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Some reflections on Linux and its community

Don Reisinger reentered the Linux jungle over the weekend and reemerged a new man. Has his opinion on Linux changed?

Ubuntu CNET Networks

Over the past weekend, I spent most of my time playing around with OpenSUSE and Ubuntu in an attempt to reintroduce myself into the wide world of Linux.

And while I could have been a bit happier with the support and Linux does take some getting used to after immersing yourself in a Mac and Windows world every day, it's still an ideal platform for the advanced techie who doesn't want to waste his time with things that "just work."

And although this community has built itself up to rival even the most fanatic of Apple zealots, its strength is not shown by calling in reinforcements when it's beaten up in a column, but by the immense support you receive when you run into any problem on the platform.

Simply put, Linux has some issues that shouldn't be overlooked. But with such a vast community at your disposal, now is a great time to get in on the Linux game.

So what don't I like about Linux and its community? A few things. First off, Linux distributions are spotty, at best. Let's face it -- save for Ubuntu, OpenSUSE and a few others, your chances of finding a robust software solution are not that great.

For those of you who haven't used Linux, the poor distributions can be compared to Windows ME with ten problems to Microsoft's one. Yes, they're that bad. To make matters worse, most of the Linux community knows this. So if you choose the wrong distribution and you run into some trouble, don't look for too many quick answers on Linux support pages.

Which brings me to another issue -- what is up with this community? At times, it can be the best of communities and at others, it's simply the worst. With dozens of distributions to choose from, why would this community stand by as crapware impugns the viability of its better operating system?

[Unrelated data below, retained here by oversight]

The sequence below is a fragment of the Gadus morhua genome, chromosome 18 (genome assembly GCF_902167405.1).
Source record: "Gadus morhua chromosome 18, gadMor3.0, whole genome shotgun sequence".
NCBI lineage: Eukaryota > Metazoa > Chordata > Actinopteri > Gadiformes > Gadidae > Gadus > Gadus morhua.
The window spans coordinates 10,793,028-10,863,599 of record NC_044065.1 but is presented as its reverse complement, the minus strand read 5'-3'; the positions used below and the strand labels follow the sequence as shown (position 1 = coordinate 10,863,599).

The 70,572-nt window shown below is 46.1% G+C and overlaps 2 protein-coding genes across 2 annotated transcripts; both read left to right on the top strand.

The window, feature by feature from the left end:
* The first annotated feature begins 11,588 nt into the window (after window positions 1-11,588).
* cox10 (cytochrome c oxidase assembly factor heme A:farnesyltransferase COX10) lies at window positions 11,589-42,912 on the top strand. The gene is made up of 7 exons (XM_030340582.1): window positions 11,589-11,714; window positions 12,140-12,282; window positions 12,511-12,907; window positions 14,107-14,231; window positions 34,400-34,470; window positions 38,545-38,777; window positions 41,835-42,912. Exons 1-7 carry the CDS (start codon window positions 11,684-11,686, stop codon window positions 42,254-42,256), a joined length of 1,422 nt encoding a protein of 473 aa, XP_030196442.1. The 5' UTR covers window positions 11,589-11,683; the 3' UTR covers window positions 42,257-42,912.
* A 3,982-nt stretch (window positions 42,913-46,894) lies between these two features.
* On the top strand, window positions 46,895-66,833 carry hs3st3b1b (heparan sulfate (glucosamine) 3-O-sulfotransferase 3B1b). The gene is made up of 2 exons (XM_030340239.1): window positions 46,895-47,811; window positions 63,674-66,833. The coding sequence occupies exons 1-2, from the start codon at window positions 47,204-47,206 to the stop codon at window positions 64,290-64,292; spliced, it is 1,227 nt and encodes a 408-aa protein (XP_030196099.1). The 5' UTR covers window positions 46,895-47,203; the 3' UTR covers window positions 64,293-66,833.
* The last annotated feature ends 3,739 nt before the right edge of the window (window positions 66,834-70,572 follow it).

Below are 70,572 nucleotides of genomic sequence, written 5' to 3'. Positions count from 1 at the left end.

Sure, it's the open source community and eventually it'll work itself out and they all cling to this false sense of freedom, but can't we institute a codified law that says all crapware will be hacked and destroyed? I know that may not be a Linux-y solution, but necessary nonetheless.

Beyond that, my problems with Linux are minor. In reality, Linux is probably the most robust operating system an advanced user could ask for and as long as they know what they're doing, the opportunities for improvement are endless (maybe that's why all of that crapware is still around -- it's a cry for help).

As it stands, your friends at Microsoft and Apple don't trust you with their operating system codes. Because of that, you're forced to play with what they give you and you're simply not allowed to configure your operating system as you see fit. But what if I told you that you can do all of that and more with a free operating system? Now you'd be interested, wouldn't you?

For some, Mac OS X and Windows are good enough. And for those people, I say, you're boring. But for the rest of us, I think it's extremely important that we have a modifiable operating system at our fingertips at all times.

And while I complain about some facets of the Linux community, there's no debating the fact that when you use a more popular distribution, you're given the royal treatment.

One of the main issues I've always had with open source software is the general lack of readily available troubleshooting information. In fact, look no further than Drupal for a powerful platform that is big on features, but small on help.

But when it comes to Linux -- the open source community's golden boy -- the help is simply outstanding. Can't get that hardware to install? Consult the forums and you'll have an answer in a matter of minutes. Having trouble connecting wirelessly to your home network? Head on over to a Linux support IRC channel and you'll be fine in seconds.

Believe it or not, it's that easy. I ran into a few driver issues over the weekend, tried a few workarounds with the terminal that didn't go anywhere and realized that it would have been quicker to simply ask the community. In a matter of seconds, someone told me they had the same issue once and wrote down the solution. After finding it lodged somewhere inside their desk, the helper gave me the line-by-line instructions I needed to fix the issue.

In the end, Linux is truly a great operating system as long as you stay on the beaten paths and don't venture off into unknown territory. And while I have some complaints with the community and its distributions, they are far outweighed by the compliments.

If you've never used Linux before, it's time to try it out. Trust me, you won't regret it.